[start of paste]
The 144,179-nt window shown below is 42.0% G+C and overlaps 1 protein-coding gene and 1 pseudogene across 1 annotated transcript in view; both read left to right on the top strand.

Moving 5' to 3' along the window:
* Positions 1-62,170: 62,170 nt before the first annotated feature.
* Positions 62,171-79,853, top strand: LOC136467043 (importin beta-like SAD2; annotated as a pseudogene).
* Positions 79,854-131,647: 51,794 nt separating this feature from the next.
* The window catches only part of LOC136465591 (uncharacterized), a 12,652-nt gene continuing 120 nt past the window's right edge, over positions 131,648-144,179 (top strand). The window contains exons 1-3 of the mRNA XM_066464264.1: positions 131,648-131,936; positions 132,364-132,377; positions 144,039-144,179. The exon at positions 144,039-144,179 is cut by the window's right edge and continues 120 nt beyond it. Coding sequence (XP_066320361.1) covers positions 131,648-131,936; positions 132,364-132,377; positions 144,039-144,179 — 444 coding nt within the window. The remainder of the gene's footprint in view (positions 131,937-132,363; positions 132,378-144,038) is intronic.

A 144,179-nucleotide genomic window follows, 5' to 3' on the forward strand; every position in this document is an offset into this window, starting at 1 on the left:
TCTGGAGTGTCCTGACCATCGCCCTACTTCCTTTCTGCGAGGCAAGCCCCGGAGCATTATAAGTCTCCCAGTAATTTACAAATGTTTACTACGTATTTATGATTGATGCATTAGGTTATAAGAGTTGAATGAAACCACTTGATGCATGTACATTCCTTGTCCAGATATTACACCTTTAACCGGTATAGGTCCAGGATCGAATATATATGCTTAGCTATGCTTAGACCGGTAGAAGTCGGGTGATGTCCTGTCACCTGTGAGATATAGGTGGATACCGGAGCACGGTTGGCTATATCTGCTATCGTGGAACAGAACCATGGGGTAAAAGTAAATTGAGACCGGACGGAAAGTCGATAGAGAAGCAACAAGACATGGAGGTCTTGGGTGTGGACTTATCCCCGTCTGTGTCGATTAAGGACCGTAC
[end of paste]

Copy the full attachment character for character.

The 144,179-nt window shown below is 42.0% G+C and overlaps 1 protein-coding gene and 1 pseudogene across 1 annotated transcript in view; both read left to right on the top strand.

Moving 5' to 3' along the window:
* Positions 1-62,170: 62,170 nt before the first annotated feature.
* Positions 62,171-79,853, top strand: LOC136467043 (importin beta-like SAD2; annotated as a pseudogene).
* Positions 79,854-131,647: 51,794 nt separating this feature from the next.
* The window catches only part of LOC136465591 (uncharacterized), a 12,652-nt gene continuing 120 nt past the window's right edge, over positions 131,648-144,179 (top strand). The window contains exons 1-3 of the mRNA XM_066464264.1: positions 131,648-131,936; positions 132,364-132,377; positions 144,039-144,179. The exon at positions 144,039-144,179 is cut by the window's right edge and continues 120 nt beyond it. Coding sequence (XP_066320361.1) covers positions 131,648-131,936; positions 132,364-132,377; positions 144,039-144,179 — 444 coding nt within the window. The remainder of the gene's footprint in view (positions 131,937-132,363; positions 132,378-144,038) is intronic.

A 144,179-nucleotide genomic window follows, 5' to 3' on the forward strand; every position in this document is an offset into this window, starting at 1 on the left:
TCTGGAGTGTCCTGACCATCGCCCTACTTCCTTTCTGCGAGGCAAGCCCCGGAGCATTATAAGTCTCCCAGTAATTTACAAATGTTTACTACGTATTTATGATTGATGCATTAGGTTATAAGAGTTGAATGAAACCACTTGATGCATGTACATTCCTTGTCCAGATATTACACCTTTAACCGGTATAGGTCCAGGATCGAATATATATGCTTAGCTATGCTTAGACCGGTAGAAGTCGGGTGATGTCCTGTCACCTGTGAGATATAGGTGGATACCGGAGCACGGTTGGCTATATCTGCTATCGTGGAACAGAACCATGGGGTAAAAGTAAATTGAGACCGGACGGAAAGTCGATAGAGAAGCAACAAGACATGGAGGTCTTGGGTGTGGACTTATCCCCGTCTGTGTCGATTAAGGACCGTAC